You know, this is very controversial. I would, with good grace, disagree that twenty characters is all that's needed for 128-bit encryption. I'm tired and don't want to go into it all, but I will refer you to someone we might both agree is fairly knowledgeable on the subject: Bruce Schneier. He is very much a critic of claiming strong security with as little as 20 characters with 128-bit. He describes this in great detail in his book Secrets and Lies.

Here is a reference to his thoughts on the subject:

Strictly, it's not the length of the key, but the "entropy" in the method used to derive the key. From memory, I think there is about one bit of entropy in an normal ascii character. If you derive a 128-bit key from a password or pass phrase, you will need a very long pass phrase to get enough theoretical entropy in the key to match the security of the underlying key length: Bruce Schneier estimates that you need a 98-character English passphrase for a 128-bit key.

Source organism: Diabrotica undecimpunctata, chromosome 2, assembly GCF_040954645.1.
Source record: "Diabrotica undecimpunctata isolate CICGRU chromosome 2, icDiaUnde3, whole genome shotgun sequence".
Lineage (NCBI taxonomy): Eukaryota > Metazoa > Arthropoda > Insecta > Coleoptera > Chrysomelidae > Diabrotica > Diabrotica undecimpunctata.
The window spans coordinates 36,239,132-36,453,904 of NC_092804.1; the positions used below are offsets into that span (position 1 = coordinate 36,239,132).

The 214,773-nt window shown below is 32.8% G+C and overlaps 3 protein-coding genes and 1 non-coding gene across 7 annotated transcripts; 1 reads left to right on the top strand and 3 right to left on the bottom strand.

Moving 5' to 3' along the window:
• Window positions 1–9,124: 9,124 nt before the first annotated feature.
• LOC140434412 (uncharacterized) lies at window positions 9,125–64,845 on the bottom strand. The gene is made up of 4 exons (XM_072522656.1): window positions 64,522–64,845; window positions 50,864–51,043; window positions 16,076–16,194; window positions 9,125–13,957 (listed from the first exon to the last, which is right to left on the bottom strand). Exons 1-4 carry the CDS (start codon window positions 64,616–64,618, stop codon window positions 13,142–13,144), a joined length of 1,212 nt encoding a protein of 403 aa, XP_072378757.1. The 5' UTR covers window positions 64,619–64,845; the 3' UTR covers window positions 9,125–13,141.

http://www.di-mgt.com.au/cryptokeys.html#howrelevantiskeylength

Okay, my "kid sister" comment was silly. Of course, a simple random word will keep it secure from the sis if it's something like "ammunition".....no kid sis will get that....it was a bad choice of relatives. Anyone with access to dictionary attacks though will break it in - not minutes - but seconds.

Again, in my opinion, and there are many, a single "good" password is a horrible idea. If the passphrase is compromised - you could give it all up before you even knew anything was wrong. After all, containers (for example), under your plan, would all have the same "good" passphrase, right? As opposed to being compromised and leak information from one source - it's acceptable to leak it from 5? 15? 30? More? A single password is discouraged by most every cryptographer I have ever conversed with. But, again, it's perfectly okay to have a different opinion and I respect that. But, I would make clear that the "single passphrase as long as it's good" is a minority opinion in the crypto community.